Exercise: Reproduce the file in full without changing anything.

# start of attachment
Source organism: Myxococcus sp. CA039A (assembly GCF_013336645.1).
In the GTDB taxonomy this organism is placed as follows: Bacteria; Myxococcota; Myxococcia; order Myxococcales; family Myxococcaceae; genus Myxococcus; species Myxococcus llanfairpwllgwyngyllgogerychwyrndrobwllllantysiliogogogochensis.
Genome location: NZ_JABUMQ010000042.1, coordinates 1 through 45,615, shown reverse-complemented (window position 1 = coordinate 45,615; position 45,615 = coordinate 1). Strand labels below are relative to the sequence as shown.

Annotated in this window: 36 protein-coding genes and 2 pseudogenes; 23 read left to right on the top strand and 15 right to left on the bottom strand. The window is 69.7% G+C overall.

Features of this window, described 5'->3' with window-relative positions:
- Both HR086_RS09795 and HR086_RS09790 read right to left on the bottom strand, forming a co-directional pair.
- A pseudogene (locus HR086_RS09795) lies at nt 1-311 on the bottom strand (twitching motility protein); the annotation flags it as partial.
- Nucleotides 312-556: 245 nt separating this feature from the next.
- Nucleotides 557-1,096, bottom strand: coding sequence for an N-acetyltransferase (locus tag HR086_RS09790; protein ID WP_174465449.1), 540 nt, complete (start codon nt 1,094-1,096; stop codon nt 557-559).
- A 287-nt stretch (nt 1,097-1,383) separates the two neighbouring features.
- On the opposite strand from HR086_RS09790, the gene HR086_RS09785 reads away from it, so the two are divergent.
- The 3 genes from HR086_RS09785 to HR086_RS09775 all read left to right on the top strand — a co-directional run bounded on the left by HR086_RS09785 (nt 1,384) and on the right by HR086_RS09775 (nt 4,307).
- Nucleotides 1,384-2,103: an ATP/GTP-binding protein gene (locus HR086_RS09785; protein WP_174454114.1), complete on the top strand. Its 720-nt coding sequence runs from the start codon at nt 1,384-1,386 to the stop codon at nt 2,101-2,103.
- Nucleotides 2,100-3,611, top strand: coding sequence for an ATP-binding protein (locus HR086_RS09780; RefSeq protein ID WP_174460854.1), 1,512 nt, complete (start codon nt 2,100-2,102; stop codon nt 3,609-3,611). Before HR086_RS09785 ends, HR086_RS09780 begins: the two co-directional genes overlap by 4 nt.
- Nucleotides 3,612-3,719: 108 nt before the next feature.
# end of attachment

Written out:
Source organism: Myxococcus sp. CA039A (assembly GCF_013336645.1).
In the GTDB taxonomy this organism is placed as follows: Bacteria; Myxococcota; Myxococcia; order Myxococcales; family Myxococcaceae; genus Myxococcus; species Myxococcus llanfairpwllgwyngyllgogerychwyrndrobwllllantysiliogogogochensis.
Genome location: NZ_JABUMQ010000042.1, coordinates 1 through 45,615, shown reverse-complemented (window position 1 = coordinate 45,615; position 45,615 = coordinate 1). Strand labels below are relative to the sequence as shown.

Annotated in this window: 36 protein-coding genes and 2 pseudogenes; 23 read left to right on the top strand and 15 right to left on the bottom strand. The window is 69.7% G+C overall.

Features of this window, described 5'->3' with window-relative positions:
- Both HR086_RS09795 and HR086_RS09790 read right to left on the bottom strand, forming a co-directional pair.
- A pseudogene (locus HR086_RS09795) lies at nt 1-311 on the bottom strand (twitching motility protein); the annotation flags it as partial.
- Nucleotides 312-556: 245 nt separating this feature from the next.
- Nucleotides 557-1,096, bottom strand: coding sequence for an N-acetyltransferase (locus tag HR086_RS09790; protein ID WP_174465449.1), 540 nt, complete (start codon nt 1,094-1,096; stop codon nt 557-559).
- A 287-nt stretch (nt 1,097-1,383) separates the two neighbouring features.
- On the opposite strand from HR086_RS09790, the gene HR086_RS09785 reads away from it, so the two are divergent.
- The 3 genes from HR086_RS09785 to HR086_RS09775 all read left to right on the top strand — a co-directional run bounded on the left by HR086_RS09785 (nt 1,384) and on the right by HR086_RS09775 (nt 4,307).
- Nucleotides 1,384-2,103: an ATP/GTP-binding protein gene (locus HR086_RS09785; protein WP_174454114.1), complete on the top strand. Its 720-nt coding sequence runs from the start codon at nt 1,384-1,386 to the stop codon at nt 2,101-2,103.
- Nucleotides 2,100-3,611, top strand: coding sequence for an ATP-binding protein (locus HR086_RS09780; RefSeq protein ID WP_174460854.1), 1,512 nt, complete (start codon nt 2,100-2,102; stop codon nt 3,609-3,611). Before HR086_RS09785 ends, HR086_RS09780 begins: the two co-directional genes overlap by 4 nt.
- Nucleotides 3,612-3,719: 108 nt before the next feature.